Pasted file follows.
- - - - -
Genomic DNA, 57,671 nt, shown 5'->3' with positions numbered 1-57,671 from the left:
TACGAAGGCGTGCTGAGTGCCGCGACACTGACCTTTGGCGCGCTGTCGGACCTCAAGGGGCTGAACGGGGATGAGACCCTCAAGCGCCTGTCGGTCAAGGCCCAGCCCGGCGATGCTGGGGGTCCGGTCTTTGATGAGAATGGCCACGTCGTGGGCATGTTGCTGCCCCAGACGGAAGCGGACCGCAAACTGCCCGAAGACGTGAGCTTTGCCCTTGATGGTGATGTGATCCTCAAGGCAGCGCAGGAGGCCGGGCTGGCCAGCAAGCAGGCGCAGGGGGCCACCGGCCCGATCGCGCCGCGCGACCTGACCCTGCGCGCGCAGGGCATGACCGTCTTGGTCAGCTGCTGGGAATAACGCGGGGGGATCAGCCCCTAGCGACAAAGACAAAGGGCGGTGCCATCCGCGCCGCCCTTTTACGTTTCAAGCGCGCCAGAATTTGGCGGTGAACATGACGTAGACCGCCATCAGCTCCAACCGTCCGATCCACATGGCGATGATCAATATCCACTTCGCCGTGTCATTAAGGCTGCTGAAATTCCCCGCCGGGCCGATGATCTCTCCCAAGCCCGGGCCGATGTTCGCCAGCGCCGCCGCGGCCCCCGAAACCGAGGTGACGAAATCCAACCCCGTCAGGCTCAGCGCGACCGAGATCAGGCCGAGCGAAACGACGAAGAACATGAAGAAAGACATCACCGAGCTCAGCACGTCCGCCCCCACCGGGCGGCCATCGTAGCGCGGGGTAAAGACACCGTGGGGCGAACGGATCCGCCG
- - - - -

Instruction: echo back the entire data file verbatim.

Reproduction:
Genomic DNA, 57,671 nt, shown 5'->3' with positions numbered 1-57,671 from the left:
TACGAAGGCGTGCTGAGTGCCGCGACACTGACCTTTGGCGCGCTGTCGGACCTCAAGGGGCTGAACGGGGATGAGACCCTCAAGCGCCTGTCGGTCAAGGCCCAGCCCGGCGATGCTGGGGGTCCGGTCTTTGATGAGAATGGCCACGTCGTGGGCATGTTGCTGCCCCAGACGGAAGCGGACCGCAAACTGCCCGAAGACGTGAGCTTTGCCCTTGATGGTGATGTGATCCTCAAGGCAGCGCAGGAGGCCGGGCTGGCCAGCAAGCAGGCGCAGGGGGCCACCGGCCCGATCGCGCCGCGCGACCTGACCCTGCGCGCGCAGGGCATGACCGTCTTGGTCAGCTGCTGGGAATAACGCGGGGGGATCAGCCCCTAGCGACAAAGACAAAGGGCGGTGCCATCCGCGCCGCCCTTTTACGTTTCAAGCGCGCCAGAATTTGGCGGTGAACATGACGTAGACCGCCATCAGCTCCAACCGTCCGATCCACATGGCGATGATCAATATCCACTTCGCCGTGTCATTAAGGCTGCTGAAATTCCCCGCCGGGCCGATGATCTCTCCCAAGCCCGGGCCGATGTTCGCCAGCGCCGCCGCGGCCCCCGAAACCGAGGTGACGAAATCCAACCCCGTCAGGCTCAGCGCGACCGAGATCAGGCCGAGCGAAACGACGAAGAACATGAAGAAAGACATCACCGAGCTCAGCACGTCCGCCCCCACCGGGCGGCCATCGTAGCGCGGGGTAAAGACACCGTGGGGCGAACGGATCCGCCG